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15 March 2006 Quantitative comparison of delineated structure shape in radiotherapy
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There has been an influx of imaging and treatment technologies into cancer radiotherapy over the past fifteen years. The result is that radiation fields can now be accurately shaped to target disease delineated on pre-treatment planning scans whilst sparing critical healthy structures. Two well known problems remain causes for concern. The first is inter- and intra-observer variability in planning scan delineations, the second is the motion and deformation of a tumour and interacting adjacent organs during the course of radiotherapy which compromise the planned targeting regime. To be able to properly address these problems, and hence accurately shape the margins of error used to account for them, an intuitive and quantitative system of describing this variability must be used. This paper discusses a method of automatically creating correspondence points over similar non-polar delineation volumes, via spherical parameterisation, so that their shape variability can be analysed as a set of independent one dimensional statistical problems. The importance of 'pole' selection to initial parameterisation and hence ease of optimisation is highlighted, the use of sparse anatomical landmarks rather than spherical harmonic expansion for establishing point correspondence discussed, and point variability mapping introduced. A case study is presented to illustrate the method. A group of observers were asked to delineate a rectum on a series of time-of-treatment Cone Beam CT scans over a patient's fractionation schedule. The overall observer variability was calculated using the above method and the significance of the organ motion over time evaluated.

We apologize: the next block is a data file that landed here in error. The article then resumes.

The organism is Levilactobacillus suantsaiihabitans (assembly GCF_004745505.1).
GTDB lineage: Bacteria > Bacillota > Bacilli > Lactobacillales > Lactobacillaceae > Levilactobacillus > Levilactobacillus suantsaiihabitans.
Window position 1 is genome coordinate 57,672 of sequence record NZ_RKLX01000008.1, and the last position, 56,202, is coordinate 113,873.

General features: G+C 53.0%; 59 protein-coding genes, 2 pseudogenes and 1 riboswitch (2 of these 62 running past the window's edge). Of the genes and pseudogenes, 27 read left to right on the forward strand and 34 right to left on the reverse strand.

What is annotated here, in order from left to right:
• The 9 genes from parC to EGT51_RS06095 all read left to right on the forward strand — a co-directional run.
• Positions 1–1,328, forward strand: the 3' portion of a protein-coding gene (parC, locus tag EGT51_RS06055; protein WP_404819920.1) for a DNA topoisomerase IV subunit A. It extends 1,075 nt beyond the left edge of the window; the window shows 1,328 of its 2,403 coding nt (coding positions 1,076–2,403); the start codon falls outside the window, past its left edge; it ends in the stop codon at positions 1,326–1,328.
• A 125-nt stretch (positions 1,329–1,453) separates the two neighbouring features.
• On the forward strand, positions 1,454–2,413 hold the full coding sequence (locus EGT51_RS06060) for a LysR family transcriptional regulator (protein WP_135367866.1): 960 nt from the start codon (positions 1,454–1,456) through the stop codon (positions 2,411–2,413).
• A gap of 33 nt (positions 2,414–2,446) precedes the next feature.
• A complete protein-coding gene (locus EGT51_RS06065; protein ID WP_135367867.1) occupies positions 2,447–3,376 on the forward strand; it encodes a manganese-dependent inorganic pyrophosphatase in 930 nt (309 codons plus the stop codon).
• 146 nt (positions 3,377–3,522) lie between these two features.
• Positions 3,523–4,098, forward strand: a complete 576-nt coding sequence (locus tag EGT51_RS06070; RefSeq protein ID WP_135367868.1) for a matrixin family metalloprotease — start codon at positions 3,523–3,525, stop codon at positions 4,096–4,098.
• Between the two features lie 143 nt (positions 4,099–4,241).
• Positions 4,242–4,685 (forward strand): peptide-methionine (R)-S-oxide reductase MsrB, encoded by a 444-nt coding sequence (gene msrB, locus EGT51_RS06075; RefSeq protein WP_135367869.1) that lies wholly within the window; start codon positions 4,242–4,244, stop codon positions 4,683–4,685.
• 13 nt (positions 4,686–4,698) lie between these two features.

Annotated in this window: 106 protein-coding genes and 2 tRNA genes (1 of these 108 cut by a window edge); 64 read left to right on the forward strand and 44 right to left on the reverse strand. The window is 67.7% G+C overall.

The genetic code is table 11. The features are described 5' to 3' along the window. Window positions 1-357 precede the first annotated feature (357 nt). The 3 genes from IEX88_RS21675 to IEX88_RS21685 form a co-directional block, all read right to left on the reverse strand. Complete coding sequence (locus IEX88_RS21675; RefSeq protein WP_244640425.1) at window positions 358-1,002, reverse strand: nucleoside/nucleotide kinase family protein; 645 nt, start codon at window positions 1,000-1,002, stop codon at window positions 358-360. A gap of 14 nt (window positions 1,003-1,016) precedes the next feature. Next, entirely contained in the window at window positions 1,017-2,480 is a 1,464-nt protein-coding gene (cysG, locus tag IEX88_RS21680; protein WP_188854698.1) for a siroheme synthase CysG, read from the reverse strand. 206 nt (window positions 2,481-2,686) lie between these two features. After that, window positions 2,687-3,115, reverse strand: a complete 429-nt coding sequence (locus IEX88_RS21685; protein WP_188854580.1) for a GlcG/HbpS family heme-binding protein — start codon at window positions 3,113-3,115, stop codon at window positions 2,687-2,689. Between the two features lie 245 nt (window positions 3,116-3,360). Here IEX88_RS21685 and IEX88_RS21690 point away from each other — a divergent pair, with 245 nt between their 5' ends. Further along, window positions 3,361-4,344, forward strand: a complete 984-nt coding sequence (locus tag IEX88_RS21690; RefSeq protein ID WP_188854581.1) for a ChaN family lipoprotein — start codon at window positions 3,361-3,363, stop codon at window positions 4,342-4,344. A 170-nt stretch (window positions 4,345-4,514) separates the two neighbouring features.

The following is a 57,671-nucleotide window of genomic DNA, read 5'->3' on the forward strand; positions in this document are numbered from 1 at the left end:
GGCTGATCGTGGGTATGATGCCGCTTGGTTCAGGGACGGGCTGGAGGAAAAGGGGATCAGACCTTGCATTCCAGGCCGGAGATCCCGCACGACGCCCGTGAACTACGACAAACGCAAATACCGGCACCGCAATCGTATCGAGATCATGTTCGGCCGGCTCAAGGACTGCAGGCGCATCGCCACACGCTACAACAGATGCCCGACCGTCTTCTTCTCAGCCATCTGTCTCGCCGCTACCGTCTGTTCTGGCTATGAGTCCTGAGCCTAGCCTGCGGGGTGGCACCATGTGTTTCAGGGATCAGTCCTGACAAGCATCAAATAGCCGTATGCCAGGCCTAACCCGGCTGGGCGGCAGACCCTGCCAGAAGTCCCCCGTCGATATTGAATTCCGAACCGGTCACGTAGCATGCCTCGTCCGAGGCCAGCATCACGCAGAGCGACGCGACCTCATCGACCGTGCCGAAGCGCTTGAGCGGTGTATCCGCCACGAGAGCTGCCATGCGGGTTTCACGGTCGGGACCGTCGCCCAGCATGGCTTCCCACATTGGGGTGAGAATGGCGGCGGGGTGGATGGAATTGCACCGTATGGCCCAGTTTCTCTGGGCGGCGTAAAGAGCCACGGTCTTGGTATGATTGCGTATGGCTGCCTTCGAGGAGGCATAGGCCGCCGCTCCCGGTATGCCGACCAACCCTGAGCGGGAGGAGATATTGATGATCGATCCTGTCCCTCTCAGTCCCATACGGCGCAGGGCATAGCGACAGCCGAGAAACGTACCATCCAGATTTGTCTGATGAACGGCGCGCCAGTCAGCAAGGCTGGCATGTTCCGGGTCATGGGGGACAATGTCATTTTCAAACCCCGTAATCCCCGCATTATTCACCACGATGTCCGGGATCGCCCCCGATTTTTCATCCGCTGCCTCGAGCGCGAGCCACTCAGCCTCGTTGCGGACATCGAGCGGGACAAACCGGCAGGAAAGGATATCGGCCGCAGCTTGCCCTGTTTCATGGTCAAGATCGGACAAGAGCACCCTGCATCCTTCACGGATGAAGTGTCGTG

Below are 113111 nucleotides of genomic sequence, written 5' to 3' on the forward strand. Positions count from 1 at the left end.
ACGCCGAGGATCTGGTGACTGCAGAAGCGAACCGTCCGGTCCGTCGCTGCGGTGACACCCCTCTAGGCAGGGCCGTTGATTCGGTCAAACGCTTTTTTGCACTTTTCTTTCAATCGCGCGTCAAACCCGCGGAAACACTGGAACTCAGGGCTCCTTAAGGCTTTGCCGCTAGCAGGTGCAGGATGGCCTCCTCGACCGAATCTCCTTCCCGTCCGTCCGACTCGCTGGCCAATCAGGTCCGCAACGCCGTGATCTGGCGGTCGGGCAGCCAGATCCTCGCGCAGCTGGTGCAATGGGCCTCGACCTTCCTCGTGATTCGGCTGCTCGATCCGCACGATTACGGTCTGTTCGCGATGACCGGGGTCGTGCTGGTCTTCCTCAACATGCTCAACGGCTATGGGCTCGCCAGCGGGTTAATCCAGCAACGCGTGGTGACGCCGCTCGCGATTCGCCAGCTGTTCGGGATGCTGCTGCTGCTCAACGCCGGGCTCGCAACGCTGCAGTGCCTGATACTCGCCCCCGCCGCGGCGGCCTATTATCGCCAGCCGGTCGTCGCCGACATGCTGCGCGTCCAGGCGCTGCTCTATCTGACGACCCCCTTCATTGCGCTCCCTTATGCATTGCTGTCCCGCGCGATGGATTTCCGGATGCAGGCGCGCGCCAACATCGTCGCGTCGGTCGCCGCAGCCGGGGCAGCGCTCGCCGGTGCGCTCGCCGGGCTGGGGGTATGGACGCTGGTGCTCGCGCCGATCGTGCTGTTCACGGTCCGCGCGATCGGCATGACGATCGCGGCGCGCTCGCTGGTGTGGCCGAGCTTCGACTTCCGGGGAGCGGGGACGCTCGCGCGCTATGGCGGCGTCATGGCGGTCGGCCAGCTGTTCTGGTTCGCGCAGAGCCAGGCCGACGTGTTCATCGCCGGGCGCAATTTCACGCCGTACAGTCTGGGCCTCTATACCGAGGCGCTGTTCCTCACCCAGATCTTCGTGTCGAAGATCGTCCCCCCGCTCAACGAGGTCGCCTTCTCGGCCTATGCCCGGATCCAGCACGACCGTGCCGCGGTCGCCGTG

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G. J. Price and C. J. Moore "Quantitative comparison of delineated structure shape in radiotherapy", Proc. SPIE 6144, Medical Imaging 2006: Image Processing, 61444W (15 March 2006);

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